20-year-old Michael Neaverson is heading into his third year as an undergraduate Crop Science student at the University of Nottingham. Michael is from a farming family in South Lincolnshire and is involved in all aspects of the 600-acre business – wheat, barley, sugar beet, cress seed and marrowfats.
Exams may well be over, but I’m afraid the same can’t be said for my hangover. The strange thing is that I didn’t even have a single drink last night. Nope, my aching limbs and sore head came as a direct result of something completely unrelated: roller-skating.
Before I go any further, I should explain that a roller disco has become somewhat of a cheesy post-exam tradition at Sutton Bonington. Yes, I have now donned skates on more than a few occasions, but all that practice certainly hasn’t made me any better at it. In fact someone told me last night that whilst skating I possess all the grace and poise of John Prescott in a chip shop, which I only refute on the grounds that John Prescott presumably doesn’t spend his Saturday evenings falling face first onto a sports hall floor.
When you’re organising an event with so many potential casualties, it becomes a necessity to hire in professional first aiders. As a cruel but rather ironic twist, the only person that St Johns Ambulance had to treat last night was a member of their own crew who had decided to have a trial skate during his break. Even though he was dressed in full fluorescent overalls, someone of a similar skating calibre to myself still managed to career into him. You should have seen the size of his swollen ankle afterwards.
Away from the sports hall, I’m pleased to say that my final semester is now well underway. After a fortnight of exams, its strangely nice to find yourself back in a lecture room, with modules that this term include Field Crops, Plant Disease Control, Current Issues in Crop Science and Management Consultancy. Of course, there’s also the small issue of a 14,000-word research project to write up.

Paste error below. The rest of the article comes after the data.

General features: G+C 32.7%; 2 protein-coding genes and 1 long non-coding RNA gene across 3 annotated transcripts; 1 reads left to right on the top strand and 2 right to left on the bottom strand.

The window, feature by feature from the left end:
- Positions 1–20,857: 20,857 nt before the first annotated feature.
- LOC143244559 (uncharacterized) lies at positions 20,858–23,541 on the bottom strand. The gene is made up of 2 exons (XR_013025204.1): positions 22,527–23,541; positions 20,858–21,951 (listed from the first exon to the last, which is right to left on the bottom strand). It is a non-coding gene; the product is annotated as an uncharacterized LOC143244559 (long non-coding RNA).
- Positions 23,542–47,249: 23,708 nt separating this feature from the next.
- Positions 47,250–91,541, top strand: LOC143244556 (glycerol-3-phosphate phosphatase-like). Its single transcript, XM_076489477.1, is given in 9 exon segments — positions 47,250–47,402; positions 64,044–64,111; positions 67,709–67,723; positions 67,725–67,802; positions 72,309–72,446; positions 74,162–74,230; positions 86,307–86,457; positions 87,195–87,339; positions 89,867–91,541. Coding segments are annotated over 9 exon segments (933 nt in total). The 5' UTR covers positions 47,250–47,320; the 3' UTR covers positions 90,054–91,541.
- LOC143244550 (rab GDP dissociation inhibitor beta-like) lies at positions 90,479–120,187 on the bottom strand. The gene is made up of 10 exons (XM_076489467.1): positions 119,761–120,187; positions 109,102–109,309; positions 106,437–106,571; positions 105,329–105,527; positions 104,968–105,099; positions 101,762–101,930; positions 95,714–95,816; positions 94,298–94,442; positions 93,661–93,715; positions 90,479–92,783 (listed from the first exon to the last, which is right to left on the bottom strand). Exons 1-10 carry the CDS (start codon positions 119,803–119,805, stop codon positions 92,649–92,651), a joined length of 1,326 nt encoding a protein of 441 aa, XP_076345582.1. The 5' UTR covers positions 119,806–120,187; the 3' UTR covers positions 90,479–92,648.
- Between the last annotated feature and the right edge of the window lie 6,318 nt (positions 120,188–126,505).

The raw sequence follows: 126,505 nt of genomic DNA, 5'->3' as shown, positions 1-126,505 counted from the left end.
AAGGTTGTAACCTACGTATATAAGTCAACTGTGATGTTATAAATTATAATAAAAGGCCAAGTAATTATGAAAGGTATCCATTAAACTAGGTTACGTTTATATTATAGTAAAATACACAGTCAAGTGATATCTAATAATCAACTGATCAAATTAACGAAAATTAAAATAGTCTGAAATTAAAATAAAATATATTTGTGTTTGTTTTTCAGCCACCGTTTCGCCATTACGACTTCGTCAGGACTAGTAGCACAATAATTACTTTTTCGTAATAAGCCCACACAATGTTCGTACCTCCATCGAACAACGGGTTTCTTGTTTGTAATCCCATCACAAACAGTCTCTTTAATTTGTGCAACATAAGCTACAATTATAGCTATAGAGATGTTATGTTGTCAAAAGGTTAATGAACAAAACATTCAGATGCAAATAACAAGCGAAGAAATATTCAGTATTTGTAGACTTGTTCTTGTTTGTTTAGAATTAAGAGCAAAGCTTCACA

The spring term also tends to play host to a large amount of open days for potential students, and I’ll doing a talk about student life at most of them. It’s a good job, therefore, that I had the opportunity just after the New Year to attend a course on agriculturally relevant communication skills at NIAB in Cambridge, run by Green Shoots Productions.
I’m normally fairly sceptical about courses like this, but I can honestly say that I don’t think I’ve ever learnt so many fundamentally useful skills in only three days before. We practiced everything from how to convey confidence and clarity in a TV or radio interview, to how to chair meetings or give presentations to small groups of people.
The real heroes for funding the course, however, are the Felix Thornley Cobbald Trust and the John Forest Award, whose tremendous foresight over the years for facilitating agricultural research and education has benefitted – either directly or indirectly – a vast amount of people. Organisations of this type sometimes get slightly forgotten by the time research has been published, but I think it’s incredibly important to recognise them as valuable contributors to the agricultural industry’s productivity, sustainability and wellbeing.
The course in Cambridge was quickly followed by another trip out: this time to the Association of Independent Crop Consultant’s conference at Twickenham Stadium to receive – along with students from each of the other three main agricultural universities – NIAB TAG’s ASSET award. It’s a true privilege to be picked for the award, and I am extremely grateful to all concerned. I’ve written more about the ASSET award and the Trusts mentioned above on the College Calendar blog.
Back at Nottingham, and I’m afraid to say that the Students’ Union launderette has been experiencing some issues. It may have been eating my socks for a few years now, but last week it decided to give up the ghost entirely and started to spew scalding water at an alarming rate all over the floor. Of all the places to put a stopcock, I finally found it in a locked cupboard the other side of a wall.
In fact I was sufficiently troubled by the whole experience to consult the master of practical consultancy: the FW’s very own agony uncle Farmer Frank.
“It took me ages to find the stopcock in the flooding launderette,” I said. “Where would the main cock normally be located?”
“Usually in the farm office,” he replied.
Would someone please enlighten me as to what he means?
Read more of Michael’s columns on our dedicated page.